bioelectrical impedance analysis
Bioelectrical Impedance Analysis
  • Predicts body composition by estimating the amount of body water, most of which is found in lean muscle tissue.
  • Small electrical current is sent through the body.
  • Water is a good conductor of electricity. Since lean tissue is wet, it will more readily conduct the electrical current.
  • Fat is dry, therefore, there will be more impedance or resistance to the electrical current.
  • Easy to administer, but dehydration is a factor with accuracy. Dehydration tends to overestimate % fat.
dexa and tobec
DEXA and TOBEC
  • Dual energy X-ray absorptiometry (DEXA) measures the tissue absorption of high- and low-energy X-ray beams.
  • Total body electrical conductivity (TOBEC) estimates lean body mass by passing the body through a magnetic field.
body mass index bmi
Body Mass Index (BMI)
  • Another technique used, although not specifically a measure of body composition.
  • BMI uses only the measures of height and weight, but is superior to ht./wt. charts.
  • BMI calculates a ratio of weight to height and then compares this to a desired ratio based on population studies.
  • Used for large populations where other means of testing are not available.
  • Heavily muscled individuals may be incorrectly classified.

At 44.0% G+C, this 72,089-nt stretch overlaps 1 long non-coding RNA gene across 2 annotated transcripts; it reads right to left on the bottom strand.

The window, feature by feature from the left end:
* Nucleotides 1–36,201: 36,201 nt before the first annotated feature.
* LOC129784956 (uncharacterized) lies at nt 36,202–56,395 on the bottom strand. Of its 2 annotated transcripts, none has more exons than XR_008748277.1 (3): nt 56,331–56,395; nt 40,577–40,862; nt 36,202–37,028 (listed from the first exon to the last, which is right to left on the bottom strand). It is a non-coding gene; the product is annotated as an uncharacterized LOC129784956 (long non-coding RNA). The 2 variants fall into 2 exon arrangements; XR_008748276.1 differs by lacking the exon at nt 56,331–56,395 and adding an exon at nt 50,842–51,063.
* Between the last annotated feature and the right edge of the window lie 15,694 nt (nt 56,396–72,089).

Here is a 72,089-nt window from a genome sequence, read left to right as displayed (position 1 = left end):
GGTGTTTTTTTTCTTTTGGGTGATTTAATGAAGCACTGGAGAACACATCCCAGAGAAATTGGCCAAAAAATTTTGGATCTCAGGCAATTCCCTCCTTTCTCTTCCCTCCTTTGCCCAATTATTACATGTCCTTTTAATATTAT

body fat distribution and chronic disease
Body Fat Distribution and Chronic Disease
  • Location of fat is important to health
    • People who gain weight in the abdominal area (android)= “apples;” this group has an increased risk of coronary heart disease, high blood pressure, diabetes, and stroke
    • People who gain weight in the hip area (gynoid)= “pears”
assessing body fat distribution
Assessing Body Fat Distribution
  • Disease risk increases with total waist measurement of more than
    • 40 inches for men
    • 35 inches for women
  • Disease risk increases with total waist-to-hip measurement above
    • 0.94 for young men
    • 0.82 for young women
making changes in body composition
Making Changes in Body Composition
  • Lifestyle should focus on:
    • Regular physical activity, endurance exercise, and strength training
ashley montagu

No matter who or what made you what you have become, that doesn’t release you from the responsibility of making yourself over into what you ought to be!

Ashley Montagu